skip to content
Gender and the garden in early modern English literature Preview this item
ClosePreview this item
Checking...

Gender and the garden in early modern English literature

Author: Jennifer Munroe
Publisher: Aldershot, England ; Burlington, VT : Ashgate, ©2008.
Series: Women and gender in the early modern world.
Edition/Format:   Book : EnglishView all editions and formats
Database:WorldCat
Summary:
"Radical reconfigurations in gardening practice in sixteenth- and seventeenth-century England altered the social function of the garden, offering men and women new opportunities for social mobility. While recent work has addressed how middle class men used the garden to attain this mobility, the gendering of the garden during the period has gone largely unexamined. This new study focuses on the developing gendered
Rating:

(not yet rated) 0 with reviews - Be the first.

Subjects
More like this

 

Find a copy in the library

&AllPage.SpinnerRetrieving; Finding libraries that hold this item...

Details

Genre/Form: Criticism, interpretation, etc
Material Type: Internet resource
Document Type: Book, Internet Resource
All Authors / Contributors: Jennifer Munroe
ISBN: 9780754658269 0754658260
OCLC Number: 171110195
Description: 137 pages : illustrations ; 25 cm.
Contents: Introduction: Laying the Groundwork --
Chapter 1 --
Gardens, Gender, and Writing --
Dividing Plots: Specialization and the Art of Gardening --
The Gendered Art of Gardening --
Gender and the Written Garden --
Chapter 2 --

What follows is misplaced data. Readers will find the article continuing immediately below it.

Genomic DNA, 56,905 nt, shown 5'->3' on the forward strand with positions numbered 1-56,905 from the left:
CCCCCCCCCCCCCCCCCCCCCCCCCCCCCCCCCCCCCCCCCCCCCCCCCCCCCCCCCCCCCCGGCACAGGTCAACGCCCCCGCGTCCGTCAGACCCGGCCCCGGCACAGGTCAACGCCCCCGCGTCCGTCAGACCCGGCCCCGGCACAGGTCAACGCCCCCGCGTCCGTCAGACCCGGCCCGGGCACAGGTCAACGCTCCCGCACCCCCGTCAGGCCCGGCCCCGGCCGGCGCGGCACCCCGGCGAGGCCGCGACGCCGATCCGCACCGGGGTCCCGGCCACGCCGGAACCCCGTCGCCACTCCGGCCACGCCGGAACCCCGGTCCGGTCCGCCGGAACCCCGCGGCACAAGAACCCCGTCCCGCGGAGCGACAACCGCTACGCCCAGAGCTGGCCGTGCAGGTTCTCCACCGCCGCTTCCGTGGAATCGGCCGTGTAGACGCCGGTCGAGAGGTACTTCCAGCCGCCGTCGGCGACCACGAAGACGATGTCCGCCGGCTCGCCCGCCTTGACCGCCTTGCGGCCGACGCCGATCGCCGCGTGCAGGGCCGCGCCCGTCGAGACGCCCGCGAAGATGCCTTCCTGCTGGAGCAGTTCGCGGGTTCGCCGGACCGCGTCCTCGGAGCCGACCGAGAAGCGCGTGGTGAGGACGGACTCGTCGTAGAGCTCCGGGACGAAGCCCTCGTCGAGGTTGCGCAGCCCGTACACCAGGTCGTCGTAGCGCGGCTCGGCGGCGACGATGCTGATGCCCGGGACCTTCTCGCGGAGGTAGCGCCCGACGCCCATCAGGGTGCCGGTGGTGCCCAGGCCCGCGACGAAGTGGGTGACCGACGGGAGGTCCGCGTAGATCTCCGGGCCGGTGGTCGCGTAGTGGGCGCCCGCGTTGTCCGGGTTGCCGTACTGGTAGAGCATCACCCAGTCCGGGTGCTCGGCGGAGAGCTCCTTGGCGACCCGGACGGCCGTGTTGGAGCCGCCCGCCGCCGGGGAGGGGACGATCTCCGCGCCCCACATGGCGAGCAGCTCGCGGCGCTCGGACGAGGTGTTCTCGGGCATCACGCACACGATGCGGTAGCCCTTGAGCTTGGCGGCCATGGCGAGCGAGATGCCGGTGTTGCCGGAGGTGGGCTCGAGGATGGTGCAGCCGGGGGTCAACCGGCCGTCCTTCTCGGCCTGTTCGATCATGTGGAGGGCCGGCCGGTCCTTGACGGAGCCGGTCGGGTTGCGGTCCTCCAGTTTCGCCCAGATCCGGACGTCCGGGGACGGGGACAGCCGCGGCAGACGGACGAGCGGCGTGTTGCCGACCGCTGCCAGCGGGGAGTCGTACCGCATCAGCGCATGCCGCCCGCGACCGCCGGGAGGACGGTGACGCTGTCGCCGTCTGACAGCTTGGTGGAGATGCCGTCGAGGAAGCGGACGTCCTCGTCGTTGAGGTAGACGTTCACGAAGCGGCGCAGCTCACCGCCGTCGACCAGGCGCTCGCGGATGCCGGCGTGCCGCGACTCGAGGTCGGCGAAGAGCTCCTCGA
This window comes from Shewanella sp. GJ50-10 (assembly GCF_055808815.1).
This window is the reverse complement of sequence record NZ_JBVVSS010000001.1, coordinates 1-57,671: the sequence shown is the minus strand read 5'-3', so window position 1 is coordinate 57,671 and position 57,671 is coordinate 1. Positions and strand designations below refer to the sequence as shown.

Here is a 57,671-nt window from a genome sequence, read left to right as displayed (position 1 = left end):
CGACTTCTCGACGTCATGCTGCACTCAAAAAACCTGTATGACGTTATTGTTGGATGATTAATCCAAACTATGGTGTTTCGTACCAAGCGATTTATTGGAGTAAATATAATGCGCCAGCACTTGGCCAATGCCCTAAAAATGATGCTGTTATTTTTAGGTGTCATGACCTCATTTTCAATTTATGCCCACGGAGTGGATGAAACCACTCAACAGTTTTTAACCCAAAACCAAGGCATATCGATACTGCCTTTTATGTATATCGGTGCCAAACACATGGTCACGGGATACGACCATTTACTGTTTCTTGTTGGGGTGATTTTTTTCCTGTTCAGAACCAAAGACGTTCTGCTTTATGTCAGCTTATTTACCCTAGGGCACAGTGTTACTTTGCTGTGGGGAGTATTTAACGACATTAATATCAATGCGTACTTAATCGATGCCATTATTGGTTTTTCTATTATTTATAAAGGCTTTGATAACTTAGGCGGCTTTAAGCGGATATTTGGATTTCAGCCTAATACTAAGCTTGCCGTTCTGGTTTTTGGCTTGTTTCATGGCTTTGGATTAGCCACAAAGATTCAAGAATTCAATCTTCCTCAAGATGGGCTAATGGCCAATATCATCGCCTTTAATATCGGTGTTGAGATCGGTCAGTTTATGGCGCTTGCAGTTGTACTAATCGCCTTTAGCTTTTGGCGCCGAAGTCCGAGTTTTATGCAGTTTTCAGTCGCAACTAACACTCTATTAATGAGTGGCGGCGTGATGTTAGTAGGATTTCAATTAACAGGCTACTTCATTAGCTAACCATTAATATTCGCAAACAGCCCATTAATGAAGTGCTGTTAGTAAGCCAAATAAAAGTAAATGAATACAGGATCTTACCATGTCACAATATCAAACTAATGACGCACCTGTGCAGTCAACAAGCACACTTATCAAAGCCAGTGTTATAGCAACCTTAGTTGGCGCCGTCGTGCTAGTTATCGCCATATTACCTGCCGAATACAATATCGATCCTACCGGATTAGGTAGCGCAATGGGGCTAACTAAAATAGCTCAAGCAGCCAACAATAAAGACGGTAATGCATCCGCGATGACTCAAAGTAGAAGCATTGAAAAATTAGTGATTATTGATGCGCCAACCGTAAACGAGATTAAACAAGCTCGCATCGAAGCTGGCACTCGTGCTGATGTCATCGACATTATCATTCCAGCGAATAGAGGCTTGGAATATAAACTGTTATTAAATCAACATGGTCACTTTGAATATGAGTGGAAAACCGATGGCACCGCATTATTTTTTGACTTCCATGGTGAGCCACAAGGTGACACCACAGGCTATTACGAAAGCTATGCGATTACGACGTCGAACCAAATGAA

Planting English and Cultivating the Gentleman: Spensers Gardens --
Ireland-as-Garden in Spensers A View of the State of Ireland --
That sacred soil where all our perils grow: Dangerous Gardens, Book 2 --
In that Gardin planted bee againe: The Garden of Adonis, Book 3 --
Growing Distance: Spenser and Elizabeth --
Chapter 3 --
Inheritance, Land, and the Garden Space for Women in Aemilia Lanyers Salve Deus Rex Judaeorum (Hail, God, King of the Jews) --
Yea in his kingdome onely rests my lands: Earthly Disinheritance in the Dedicatory Poems --
Spiritual Inheritance in Salve Deus --
Women Inherit the Earth in The Description of Cooke-ham --
Chapter 4 --
In this strang labourinth how shall I turne?: Needlework, Gardens, and Writing in Mary Wroths Pamphilia To Amphilanthus --
Nature's Art: Books, Bands, and Curious Knots --
Looking for Love in All the Wrong Spaces --
To Everything Turn, Turn, Turn.
Series Title: Women and gender in the early modern world.
Responsibility: Jennifer Munroe.
More information:

Abstract:

Focuses on the developing gendered tension in gardening that stemmed from a shift from the garden as a means of feeding a family, to the garden as an aesthetic object imbued with status. This book  Read more...

Reviews

User-contributed reviews
Retrieving GoodReads reviews...
Retrieving DOGObooks reviews...

Tags

All user tags (3)

View most popular tags as: tag list | tag cloud

  • bl  (by 1 person)
  • folger  (by 1 person)
  • ill  (by 1 person)
Confirm this request

You may have already requested this item. Please select Ok if you would like to proceed with this request anyway.

Linked Data


<http://www.worldcat.org/oclc/171110195>
library:oclcnum"171110195"
library:placeOfPublication
library:placeOfPublication
library:placeOfPublication
owl:sameAs<info:oclcnum/171110195>
rdf:typeschema:Book
schema:about
schema:about
schema:about
schema:about
schema:about
schema:about
schema:about
<http://id.worldcat.org/fast/1710960>
rdf:typeschema:Intangible
schema:name"English literature--Early modern"@en
schema:name"English literature--Early modern."@en
schema:about
schema:about
schema:about
schema:about
schema:about
schema:about
schema:about
<http://id.loc.gov/authorities/subjects/sh2008119581>